A decision to start vaccinating gimmers against Toxoplasmosis this summer has been taken by Kintyre Monitor farmer, Duncan Macalister.
Mr Macalister took the decision, which he describes as a “no-brainer”, following the results of blood tests to investigate the failure of some ewes which had definitely scanned in lamb to produce any offspring this year.
The sheep enterprise at Glenbarr Farms, a 1,730 acre unit on the west coast north of Campbeltown, totals 550 ewes with all progeny finished, other than retained replacements.
The ewes are split into two distinct flocks.
The “home farm” flock of 300 indoor lambing, mainly Lleyn crosses are crossed with Cheviot and Suffolk tups for prime lamb production.
The “Barr Mains” flock has 250 outdoor lambers, half of which are Scottish Blackfaces with the other half Lleyn crosses.
Tups in this flock are exclusively Lleyns with female replacements for both flocks chosen from this group.
“Eight ewes in the home flock scanned in lamb but were empty at lambing,” Mr Macalister told the community group at a recent monitor farm meeting.
“There were more in the Barr Mains flock where 17 young sheep turned out to be empty.”
The farm’s vet, Catriona Wilson of Westwards Veterinary Practice in Campbeltown, took blood samples from the eight, empty “home” flock ewes, to test for trace element deficiency (vitamin B12, copper and selenium), Enzootic Abortion and Toxoplasmosis.
“Trace element levels were fine,” explained Miss Wilson.
“And the Enzootic Abortion tests were negative but three of the eight ewes showed positive for recent exposure to Toxoplasma, with the remaining five also showing signs of less recent exposure.
So it seems that Toxoplasmosis was the most likely cause of the problem.”
Toxoplasmosis in sheep is caused by the ingestion of eggs of the Toxoplasma parasite.
If the sheep are in-lamb the parasite, which has hatched inside the sheep, breaks down the placenta.
Toxoplasma requires an intermediate host. It lives in tissue cysts in the brain and muscles of infected animals with rodents and small birds frequent reservoirs.
Cats which eat their Toxoplasma infected prey become intermediate hosts.
The Toxoplasma multiplies in the cat’s gut, producing large quantities of eggs, which are shed in faeces and urine.
Depending on moisture and climate, these eggs can survive for lengthy periods in the environment.
Feed stores, water supplies and pasture can become contaminated and susceptible sheep become infected when they consume the eggs.
The involvement of feral and domesticated cats makes the risk of infection difficult to control, observed Miss Wilson.
The effects vary, depending on the stage of pregnancy. In early pregnancy the fetuses are likely to die and be resorbed.
Mid-pregnancy the lambs are likely to die and be aborted and in late pregnancy the lambs are likely to either die and be aborted or be born dead.
Alternatively they can be born alive but very weak and in the case of twins one is often born dead or small and mummified.
If sheep are infected when they are not in-lamb, they suffer a transient fever, which often goes un-noticed. In all instances, the infected sheep develop a life-long immunity.
Veterinary Investigation Diagnosis Analysis figures between 1995 and 2003 show that over a quarter of diagnosed cases of sheep abortion were due to Toxoplasma.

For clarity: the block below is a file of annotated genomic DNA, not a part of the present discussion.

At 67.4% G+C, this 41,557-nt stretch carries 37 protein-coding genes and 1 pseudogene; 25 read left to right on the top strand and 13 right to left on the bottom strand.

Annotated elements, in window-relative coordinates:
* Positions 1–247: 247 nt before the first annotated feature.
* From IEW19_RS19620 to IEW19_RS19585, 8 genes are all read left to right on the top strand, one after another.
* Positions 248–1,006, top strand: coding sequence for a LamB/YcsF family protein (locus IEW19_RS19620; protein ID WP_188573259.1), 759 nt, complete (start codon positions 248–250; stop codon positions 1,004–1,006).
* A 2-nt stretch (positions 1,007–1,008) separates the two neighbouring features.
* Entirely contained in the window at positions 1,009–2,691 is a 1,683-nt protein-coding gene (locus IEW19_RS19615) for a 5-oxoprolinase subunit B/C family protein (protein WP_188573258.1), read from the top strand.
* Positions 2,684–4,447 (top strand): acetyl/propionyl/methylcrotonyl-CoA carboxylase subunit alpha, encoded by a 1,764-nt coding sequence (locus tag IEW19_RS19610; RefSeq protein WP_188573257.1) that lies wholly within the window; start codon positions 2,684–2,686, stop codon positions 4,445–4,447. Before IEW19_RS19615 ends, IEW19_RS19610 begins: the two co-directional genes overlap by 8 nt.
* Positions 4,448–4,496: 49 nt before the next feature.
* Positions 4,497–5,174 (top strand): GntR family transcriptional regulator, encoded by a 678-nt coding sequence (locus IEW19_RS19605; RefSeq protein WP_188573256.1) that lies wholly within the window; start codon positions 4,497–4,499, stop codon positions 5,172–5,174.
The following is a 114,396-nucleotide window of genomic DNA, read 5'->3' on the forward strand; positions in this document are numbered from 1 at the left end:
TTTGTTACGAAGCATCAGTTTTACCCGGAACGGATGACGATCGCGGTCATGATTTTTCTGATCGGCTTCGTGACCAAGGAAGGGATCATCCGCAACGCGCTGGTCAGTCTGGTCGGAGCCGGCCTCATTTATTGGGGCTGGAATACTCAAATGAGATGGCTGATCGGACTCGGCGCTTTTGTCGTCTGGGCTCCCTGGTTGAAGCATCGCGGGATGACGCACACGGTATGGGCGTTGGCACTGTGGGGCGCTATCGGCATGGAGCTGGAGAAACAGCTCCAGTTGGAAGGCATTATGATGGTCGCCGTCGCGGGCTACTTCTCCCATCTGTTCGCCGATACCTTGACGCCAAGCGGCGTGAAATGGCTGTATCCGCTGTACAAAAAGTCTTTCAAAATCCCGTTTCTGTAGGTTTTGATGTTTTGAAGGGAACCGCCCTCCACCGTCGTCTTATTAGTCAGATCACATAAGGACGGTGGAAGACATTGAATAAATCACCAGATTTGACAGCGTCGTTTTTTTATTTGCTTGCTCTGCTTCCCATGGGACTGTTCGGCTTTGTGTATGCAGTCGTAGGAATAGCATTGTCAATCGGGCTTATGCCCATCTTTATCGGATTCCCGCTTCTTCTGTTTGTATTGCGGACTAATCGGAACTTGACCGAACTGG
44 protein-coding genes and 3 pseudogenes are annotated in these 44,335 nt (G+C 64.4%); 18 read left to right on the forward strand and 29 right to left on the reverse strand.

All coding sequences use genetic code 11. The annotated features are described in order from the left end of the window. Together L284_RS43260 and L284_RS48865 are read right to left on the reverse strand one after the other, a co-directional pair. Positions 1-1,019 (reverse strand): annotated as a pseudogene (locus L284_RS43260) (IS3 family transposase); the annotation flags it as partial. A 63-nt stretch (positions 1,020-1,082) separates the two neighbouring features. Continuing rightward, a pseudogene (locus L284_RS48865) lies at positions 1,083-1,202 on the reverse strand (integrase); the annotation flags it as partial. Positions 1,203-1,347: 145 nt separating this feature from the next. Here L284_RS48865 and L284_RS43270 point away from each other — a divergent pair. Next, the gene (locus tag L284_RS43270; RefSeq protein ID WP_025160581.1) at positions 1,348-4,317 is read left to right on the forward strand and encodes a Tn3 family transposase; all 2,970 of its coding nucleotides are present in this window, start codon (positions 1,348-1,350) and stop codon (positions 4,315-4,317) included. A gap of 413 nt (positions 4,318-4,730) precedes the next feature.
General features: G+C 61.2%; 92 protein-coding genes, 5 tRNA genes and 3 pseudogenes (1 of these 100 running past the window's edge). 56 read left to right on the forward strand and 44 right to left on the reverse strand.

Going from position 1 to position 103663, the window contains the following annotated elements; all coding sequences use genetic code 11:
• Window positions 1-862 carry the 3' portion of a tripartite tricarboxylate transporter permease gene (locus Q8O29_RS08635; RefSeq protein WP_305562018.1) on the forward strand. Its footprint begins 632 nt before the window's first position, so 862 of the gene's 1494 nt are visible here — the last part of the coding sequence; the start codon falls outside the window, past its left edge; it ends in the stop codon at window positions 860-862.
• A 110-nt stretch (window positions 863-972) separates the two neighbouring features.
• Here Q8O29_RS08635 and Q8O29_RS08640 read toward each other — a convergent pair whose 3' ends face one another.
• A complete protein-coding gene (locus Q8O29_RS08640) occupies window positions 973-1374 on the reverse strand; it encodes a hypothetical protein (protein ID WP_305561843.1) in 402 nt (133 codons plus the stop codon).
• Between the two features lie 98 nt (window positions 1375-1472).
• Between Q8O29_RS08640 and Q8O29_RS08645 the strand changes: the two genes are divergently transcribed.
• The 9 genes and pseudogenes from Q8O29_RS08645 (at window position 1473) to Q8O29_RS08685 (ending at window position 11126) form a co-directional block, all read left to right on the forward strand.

Toxoplasmosis affects most warm-blooded animals, including humans, so pregnant women should stay far away from lambing ewes and avoid handling clothing which has been worn by people working with lambing ewes or new-born lambs.
However, there is an effective vaccine which protects sheep from Toxoplasmosis.
“This is a live vaccine,” explained Miss Wilson, “and so pregnant women shouldn’t get involved with the administration of this either.
“The gold star approach would be to vaccinate the entire flock but, at between £5 and £6 per head, the cost may daunt some sheep farmers.
“A worthwhile approach is to routinely vaccinate all in-coming, replacement females at any time between five months of age and three weeks before tupping. Do not vaccinate in-lamb females.
“The vaccine manufacturers state that the vaccine provides protection for two years.
It’s a live vaccine, so if there is some left over after all replacements have been vaccinated, rather than waste it, use up the remaining vaccine on the oldest ewes, to help boost their protection.”
Miss Wilson also recommended that if the group decided to vaccinate against Toxoplasmosis, they should order the vaccine as promptly as possible, as it is often difficult to obtain as tupping time draws near.
Monitor farmer Duncan Macalister needed no encouragement to vaccinate the 120, home-bred replacement gimmers coming into the flock this autumn.
As the vaccine is “live” he promptly administered it within the expiry date.
“I’ve learnt the lesson of BVD (Bovine Viral Diarrhoea),” said Mr Macalister. In 1997 and 98, a total of 60 calves were lost due to BVD and while the herd is now clear the cattle are still routinely BVD vaccinated with a herd check test also carried out annually.
“The Toxoplasmosis has crept up on us and, like the BVD, we hadn’t considered it until we discovered that our stock were infected.
So if we can provide the gimmers with lengthy protection against Toxoplasmosis and help break the cycle of infection, for around £6 a head, especially with the price of lambs as they are, it’s a no-brainer as far as I’m concerned!”
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Source: Argentine Beef Packers S.A.
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